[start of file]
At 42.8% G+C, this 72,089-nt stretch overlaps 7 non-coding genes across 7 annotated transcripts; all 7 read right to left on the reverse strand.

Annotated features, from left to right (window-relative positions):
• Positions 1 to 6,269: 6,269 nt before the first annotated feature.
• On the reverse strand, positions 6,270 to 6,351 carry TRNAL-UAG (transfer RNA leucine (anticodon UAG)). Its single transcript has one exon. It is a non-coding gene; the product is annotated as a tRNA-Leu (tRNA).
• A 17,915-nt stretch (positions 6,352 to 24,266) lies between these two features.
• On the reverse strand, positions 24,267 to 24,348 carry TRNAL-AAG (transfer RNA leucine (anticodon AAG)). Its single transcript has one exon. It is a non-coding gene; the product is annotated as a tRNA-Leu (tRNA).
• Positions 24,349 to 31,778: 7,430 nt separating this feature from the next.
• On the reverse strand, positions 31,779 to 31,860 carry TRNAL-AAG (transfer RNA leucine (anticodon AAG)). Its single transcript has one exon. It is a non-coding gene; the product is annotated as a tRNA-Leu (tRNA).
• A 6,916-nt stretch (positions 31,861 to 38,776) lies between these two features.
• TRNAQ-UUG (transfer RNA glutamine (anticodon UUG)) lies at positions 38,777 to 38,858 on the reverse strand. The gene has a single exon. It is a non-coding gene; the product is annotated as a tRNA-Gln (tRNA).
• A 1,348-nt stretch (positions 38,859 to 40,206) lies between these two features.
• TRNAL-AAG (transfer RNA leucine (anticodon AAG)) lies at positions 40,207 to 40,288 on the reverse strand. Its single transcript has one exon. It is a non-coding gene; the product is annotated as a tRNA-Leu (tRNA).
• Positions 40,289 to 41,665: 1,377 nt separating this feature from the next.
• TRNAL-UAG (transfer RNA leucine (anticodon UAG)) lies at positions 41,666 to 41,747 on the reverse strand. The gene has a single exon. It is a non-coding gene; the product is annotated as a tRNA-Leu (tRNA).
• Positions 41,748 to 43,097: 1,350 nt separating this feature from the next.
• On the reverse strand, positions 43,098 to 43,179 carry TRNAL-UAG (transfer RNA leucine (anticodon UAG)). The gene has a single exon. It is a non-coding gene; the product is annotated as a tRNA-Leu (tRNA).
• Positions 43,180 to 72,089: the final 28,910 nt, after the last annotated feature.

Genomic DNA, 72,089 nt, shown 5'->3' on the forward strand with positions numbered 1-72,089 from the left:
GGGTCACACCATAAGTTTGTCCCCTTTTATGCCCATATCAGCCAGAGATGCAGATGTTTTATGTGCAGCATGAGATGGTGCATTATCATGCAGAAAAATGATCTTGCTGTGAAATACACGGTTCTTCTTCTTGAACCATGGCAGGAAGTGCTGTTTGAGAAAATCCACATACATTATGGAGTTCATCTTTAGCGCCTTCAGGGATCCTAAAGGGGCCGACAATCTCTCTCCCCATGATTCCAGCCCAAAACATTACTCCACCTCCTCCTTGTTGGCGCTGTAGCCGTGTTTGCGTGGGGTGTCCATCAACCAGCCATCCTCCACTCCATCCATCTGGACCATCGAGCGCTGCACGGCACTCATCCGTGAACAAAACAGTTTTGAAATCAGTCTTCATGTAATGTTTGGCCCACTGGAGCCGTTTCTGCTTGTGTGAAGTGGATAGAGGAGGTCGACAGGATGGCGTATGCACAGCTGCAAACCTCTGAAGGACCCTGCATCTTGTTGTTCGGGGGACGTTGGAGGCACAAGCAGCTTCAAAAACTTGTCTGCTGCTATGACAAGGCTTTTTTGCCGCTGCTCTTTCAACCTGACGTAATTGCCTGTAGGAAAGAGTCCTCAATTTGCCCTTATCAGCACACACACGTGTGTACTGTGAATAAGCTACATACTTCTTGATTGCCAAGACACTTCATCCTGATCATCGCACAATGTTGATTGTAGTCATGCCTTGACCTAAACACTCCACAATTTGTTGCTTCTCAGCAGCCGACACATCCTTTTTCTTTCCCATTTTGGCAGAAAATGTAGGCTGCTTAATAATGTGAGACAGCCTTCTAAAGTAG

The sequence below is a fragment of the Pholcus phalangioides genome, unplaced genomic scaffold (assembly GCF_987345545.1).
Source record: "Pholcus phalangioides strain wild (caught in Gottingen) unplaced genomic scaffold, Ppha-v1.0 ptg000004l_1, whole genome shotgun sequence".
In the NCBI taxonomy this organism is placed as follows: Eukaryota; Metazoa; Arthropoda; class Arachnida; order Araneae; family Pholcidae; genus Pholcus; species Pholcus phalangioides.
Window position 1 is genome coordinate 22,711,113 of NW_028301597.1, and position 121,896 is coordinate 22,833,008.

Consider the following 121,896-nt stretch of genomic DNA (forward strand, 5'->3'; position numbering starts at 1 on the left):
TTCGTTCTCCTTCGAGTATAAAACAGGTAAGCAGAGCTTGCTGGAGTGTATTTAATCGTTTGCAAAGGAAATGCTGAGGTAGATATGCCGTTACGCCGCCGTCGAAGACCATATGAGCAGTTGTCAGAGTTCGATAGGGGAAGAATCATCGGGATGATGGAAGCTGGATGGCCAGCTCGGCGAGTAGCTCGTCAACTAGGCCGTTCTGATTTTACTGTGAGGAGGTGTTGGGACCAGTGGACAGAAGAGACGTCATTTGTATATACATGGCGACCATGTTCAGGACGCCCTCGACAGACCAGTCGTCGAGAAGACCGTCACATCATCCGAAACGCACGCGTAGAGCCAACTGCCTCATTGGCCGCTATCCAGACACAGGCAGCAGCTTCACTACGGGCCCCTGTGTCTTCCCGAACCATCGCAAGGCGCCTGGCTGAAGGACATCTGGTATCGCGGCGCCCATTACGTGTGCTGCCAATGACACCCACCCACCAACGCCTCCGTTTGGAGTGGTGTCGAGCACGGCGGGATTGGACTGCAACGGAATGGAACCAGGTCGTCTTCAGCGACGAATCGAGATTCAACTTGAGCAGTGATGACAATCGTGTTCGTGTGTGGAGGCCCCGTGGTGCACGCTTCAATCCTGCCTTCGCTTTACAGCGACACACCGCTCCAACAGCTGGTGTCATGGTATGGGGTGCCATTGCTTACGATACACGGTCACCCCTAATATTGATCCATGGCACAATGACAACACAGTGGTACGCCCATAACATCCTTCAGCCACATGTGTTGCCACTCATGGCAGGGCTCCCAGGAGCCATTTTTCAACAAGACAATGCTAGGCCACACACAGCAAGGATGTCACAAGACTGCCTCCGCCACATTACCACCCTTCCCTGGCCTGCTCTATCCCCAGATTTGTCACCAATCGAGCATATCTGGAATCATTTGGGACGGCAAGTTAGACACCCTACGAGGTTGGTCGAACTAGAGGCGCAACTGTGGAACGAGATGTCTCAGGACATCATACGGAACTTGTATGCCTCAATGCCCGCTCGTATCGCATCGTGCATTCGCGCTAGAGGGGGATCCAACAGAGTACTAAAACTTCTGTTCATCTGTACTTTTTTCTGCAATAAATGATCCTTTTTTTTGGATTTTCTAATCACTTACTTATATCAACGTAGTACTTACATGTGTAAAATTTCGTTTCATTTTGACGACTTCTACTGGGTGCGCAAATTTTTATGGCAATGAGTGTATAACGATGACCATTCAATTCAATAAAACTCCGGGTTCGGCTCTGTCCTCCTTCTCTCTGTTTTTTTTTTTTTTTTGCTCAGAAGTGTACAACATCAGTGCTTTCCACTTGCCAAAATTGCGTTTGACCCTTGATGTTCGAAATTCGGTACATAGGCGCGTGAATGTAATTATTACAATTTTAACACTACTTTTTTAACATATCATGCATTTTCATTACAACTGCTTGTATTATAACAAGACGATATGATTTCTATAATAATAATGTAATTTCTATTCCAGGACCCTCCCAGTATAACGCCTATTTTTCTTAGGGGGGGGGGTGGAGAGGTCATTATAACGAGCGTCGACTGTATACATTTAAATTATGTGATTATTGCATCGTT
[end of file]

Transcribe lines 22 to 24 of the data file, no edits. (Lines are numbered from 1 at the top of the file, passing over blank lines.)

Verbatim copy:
In the NCBI taxonomy this organism is placed as follows: Eukaryota; Metazoa; Arthropoda; class Arachnida; order Araneae; family Pholcidae; genus Pholcus; species Pholcus phalangioides.
Window position 1 is genome coordinate 22,711,113 of NW_028301597.1, and position 121,896 is coordinate 22,833,008.

Consider the following 121,896-nt stretch of genomic DNA (forward strand, 5'->3'; position numbering starts at 1 on the left):